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We begin with a phenomenon called magnetism. This phenomenon was known thousands of years before electricity. Magnetism was discovered in a section of Asia Minor known as Magnesia where the Greeks observed that strange metallic-like rocks would attract bits of iron. This was the beginning discovery of “magnets”. These stones with their unseen power were also called lodestones by early explorers and sailors.
As more became known about these magnets, it was discovered that they possessed two distinct focal areas, that today we call poles. By convention, one pole is called the North Pole and the other the South Pole. The unseen force between them is called magnetism.
When magnets are spun (rotated) through a magnetic field they will generate electricity. The power to spin these magnets comes from a variety of sources, such as falling water in huge dams, geothermal steam, steam generated by other means such as burning coal and nuclear fuel, and in particular for boats – diesel engines and wind turbines.
The pervasive magnetic field surrounding magnets flows in a complete loop around the poles from north to south.
Interestingly enough, the earth itself is one huge magnet with a relatively strong magnetic force field surrounding it.
When a magnet is allowed to freely rotate on a pivot, it becomes a compass. One end will always point to the Earth’s North Pole and the other to the South Pole. Of note, these magnetic compasses do not use any source of additional power. For a long time, it was thought that magnetism was a key to creating perpetual motion. But that was never to be found true – of course!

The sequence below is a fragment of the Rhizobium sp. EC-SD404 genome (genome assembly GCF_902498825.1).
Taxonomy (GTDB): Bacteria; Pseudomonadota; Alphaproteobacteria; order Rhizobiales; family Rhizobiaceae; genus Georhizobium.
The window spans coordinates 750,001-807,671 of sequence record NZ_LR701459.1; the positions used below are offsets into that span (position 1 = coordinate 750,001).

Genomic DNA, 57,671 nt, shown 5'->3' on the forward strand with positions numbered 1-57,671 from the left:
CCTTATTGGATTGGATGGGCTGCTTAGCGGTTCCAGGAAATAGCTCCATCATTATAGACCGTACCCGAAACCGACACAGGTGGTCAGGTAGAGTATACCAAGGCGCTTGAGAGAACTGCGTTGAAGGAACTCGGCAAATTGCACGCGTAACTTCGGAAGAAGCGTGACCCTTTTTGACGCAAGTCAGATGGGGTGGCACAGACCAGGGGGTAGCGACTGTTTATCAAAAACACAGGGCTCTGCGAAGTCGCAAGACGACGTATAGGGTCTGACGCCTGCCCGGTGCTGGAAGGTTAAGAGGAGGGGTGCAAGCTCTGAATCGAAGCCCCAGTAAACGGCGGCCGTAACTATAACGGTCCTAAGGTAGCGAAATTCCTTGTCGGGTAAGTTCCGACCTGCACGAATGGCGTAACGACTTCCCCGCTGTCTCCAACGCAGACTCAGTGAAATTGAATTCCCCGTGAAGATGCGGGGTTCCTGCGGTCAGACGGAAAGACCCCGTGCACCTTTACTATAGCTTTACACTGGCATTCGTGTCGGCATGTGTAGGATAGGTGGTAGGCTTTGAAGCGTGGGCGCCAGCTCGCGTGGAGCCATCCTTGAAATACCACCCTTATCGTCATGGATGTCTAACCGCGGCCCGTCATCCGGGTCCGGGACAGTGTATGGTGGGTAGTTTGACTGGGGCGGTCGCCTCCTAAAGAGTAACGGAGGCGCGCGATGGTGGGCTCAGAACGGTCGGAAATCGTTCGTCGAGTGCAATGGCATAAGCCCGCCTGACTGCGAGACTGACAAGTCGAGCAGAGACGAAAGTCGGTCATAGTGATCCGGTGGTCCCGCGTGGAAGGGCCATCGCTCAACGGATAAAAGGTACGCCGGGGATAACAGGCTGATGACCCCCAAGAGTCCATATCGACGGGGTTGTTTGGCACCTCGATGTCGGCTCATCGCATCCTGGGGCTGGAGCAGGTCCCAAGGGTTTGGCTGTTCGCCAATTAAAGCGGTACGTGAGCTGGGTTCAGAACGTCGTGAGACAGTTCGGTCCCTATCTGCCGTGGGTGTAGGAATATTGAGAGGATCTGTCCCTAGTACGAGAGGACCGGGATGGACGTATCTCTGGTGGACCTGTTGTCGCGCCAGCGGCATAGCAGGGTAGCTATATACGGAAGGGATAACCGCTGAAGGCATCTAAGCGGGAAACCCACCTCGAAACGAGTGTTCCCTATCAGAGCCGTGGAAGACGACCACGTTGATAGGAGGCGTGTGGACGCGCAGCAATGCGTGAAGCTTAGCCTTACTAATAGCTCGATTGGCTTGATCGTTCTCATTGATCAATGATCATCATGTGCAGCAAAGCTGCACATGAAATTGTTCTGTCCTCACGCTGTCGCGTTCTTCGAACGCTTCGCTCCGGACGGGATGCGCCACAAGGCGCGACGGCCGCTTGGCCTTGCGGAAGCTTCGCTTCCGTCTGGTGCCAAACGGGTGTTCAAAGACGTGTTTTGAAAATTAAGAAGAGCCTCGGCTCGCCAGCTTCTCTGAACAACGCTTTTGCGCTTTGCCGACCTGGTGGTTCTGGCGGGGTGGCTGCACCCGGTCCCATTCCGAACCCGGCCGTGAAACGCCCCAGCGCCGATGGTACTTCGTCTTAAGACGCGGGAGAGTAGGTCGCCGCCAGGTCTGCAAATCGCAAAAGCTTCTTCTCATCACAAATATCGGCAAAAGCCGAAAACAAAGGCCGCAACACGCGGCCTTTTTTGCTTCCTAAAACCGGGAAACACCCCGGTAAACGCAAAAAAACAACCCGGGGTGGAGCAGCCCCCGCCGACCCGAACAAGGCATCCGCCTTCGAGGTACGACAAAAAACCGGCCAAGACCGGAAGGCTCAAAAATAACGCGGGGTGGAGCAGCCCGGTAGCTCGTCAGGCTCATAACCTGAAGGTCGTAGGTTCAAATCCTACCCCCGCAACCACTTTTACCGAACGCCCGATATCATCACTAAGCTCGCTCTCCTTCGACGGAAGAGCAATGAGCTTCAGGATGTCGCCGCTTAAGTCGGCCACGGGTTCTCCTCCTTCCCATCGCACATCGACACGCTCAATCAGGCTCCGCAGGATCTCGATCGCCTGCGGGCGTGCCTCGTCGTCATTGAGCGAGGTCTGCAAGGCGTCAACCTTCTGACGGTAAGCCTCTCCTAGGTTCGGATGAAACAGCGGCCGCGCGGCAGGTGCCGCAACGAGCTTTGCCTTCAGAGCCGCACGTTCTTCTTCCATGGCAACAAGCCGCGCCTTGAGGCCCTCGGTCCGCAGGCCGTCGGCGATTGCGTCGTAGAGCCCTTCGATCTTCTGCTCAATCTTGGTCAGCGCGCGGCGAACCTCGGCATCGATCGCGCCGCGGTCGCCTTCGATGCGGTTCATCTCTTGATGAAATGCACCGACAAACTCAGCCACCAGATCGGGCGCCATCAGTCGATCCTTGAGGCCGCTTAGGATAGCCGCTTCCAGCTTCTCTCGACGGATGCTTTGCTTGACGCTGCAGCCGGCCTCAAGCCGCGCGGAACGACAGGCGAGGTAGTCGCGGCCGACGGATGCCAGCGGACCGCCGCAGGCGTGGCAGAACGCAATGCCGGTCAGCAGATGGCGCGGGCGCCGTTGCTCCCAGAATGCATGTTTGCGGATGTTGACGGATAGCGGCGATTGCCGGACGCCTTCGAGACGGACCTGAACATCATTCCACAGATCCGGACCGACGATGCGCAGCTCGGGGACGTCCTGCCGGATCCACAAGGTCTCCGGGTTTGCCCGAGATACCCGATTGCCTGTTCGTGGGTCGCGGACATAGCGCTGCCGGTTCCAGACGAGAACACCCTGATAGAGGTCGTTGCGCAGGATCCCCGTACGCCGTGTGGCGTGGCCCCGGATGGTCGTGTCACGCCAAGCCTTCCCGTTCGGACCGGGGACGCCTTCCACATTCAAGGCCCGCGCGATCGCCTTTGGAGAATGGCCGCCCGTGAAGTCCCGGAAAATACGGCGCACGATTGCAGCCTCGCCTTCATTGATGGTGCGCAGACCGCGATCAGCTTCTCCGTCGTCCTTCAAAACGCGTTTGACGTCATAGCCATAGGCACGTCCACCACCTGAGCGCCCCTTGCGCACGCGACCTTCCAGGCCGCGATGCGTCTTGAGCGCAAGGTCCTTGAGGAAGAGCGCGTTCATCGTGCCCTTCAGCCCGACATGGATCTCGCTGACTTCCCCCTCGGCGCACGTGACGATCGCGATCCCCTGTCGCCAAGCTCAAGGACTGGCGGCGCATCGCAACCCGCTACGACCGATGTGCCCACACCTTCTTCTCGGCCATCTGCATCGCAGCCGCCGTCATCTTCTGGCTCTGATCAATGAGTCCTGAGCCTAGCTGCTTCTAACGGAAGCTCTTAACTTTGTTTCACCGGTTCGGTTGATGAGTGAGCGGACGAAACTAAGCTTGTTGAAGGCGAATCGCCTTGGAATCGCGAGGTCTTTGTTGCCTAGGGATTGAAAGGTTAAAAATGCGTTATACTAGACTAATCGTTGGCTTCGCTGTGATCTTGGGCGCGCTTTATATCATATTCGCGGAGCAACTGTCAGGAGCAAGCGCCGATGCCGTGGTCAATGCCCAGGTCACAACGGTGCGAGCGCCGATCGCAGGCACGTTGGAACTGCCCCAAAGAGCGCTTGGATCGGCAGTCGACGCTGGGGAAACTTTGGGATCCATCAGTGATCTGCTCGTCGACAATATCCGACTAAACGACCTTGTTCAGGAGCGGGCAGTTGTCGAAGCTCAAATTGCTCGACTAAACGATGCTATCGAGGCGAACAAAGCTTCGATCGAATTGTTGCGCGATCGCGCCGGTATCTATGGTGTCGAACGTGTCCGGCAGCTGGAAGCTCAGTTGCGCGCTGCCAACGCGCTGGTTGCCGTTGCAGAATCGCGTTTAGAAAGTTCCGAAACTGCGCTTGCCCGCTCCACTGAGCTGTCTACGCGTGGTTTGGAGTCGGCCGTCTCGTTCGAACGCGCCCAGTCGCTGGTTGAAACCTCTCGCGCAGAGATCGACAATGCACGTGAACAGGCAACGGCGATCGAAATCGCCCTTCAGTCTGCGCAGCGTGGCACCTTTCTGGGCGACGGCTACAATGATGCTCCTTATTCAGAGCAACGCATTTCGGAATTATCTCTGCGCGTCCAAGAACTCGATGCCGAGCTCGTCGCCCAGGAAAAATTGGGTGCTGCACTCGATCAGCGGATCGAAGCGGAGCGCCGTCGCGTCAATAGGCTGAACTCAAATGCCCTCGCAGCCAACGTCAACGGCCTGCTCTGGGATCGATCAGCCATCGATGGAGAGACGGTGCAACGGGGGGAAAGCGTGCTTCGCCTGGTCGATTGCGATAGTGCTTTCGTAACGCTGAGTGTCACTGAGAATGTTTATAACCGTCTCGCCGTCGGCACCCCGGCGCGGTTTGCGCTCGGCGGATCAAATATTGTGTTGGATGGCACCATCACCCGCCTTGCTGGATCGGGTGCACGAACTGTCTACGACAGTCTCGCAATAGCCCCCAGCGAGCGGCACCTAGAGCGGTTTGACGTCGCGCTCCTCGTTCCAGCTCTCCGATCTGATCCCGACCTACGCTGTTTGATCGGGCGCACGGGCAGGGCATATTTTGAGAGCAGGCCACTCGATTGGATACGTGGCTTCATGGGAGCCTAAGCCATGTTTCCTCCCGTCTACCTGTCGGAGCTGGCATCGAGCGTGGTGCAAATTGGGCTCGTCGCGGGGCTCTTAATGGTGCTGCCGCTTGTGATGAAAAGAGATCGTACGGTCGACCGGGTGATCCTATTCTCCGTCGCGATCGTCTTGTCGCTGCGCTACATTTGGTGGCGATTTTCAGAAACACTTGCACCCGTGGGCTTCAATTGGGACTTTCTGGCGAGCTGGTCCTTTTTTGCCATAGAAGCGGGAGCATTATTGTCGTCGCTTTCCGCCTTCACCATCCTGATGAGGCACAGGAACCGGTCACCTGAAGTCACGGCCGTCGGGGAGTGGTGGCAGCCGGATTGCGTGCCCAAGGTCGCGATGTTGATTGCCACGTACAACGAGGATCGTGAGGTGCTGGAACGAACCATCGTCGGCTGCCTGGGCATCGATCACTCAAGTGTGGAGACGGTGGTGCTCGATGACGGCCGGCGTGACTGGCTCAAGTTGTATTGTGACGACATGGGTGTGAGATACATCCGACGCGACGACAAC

The needle of a compass is made from lodestone which is thought to be created in an iron-rich stone called magnetite. The high magnetic field generated from lighting strikes close to magnetite rocks will permanently magnetize it and thus transform it into a lodestone. Lodestones named from Old English – literally “course stones”, are the only occurring naturally magnetized material on earth and are attributed to being discovered by a Greek Mathematician in 600 BC. The last piece of trivia around this is that the word magnet probably comes from the place Magnesia now in Turkey where lodestones were originally found.
This naturally occurring magnetism in rock particles led to the development of a compass and was the primary navigation aid for ancient mariners and is still very much in use today. This simple device will point in the directions we call the North and South magnetic poles on the Earth. Unfortunately, these magnetic poles are not the same as the geographic poles. In the Navigation Module, you will learn how to compensate for this difference. Compasses are affected by close-by magnetic fields. Therefore, whenever using a compass make sure your compass is only experiencing the magnetic field from the earth.
Magnets are also used in electric motors, alternators, and generators that all exist on boats today. Without magnets and magnetic fields, the world would be a very different place.
A Large Hydroelectric Generator.
A Small Engine Mounted Belt Driven Generator
A Typical Generator in Boats 40 ft or Greater
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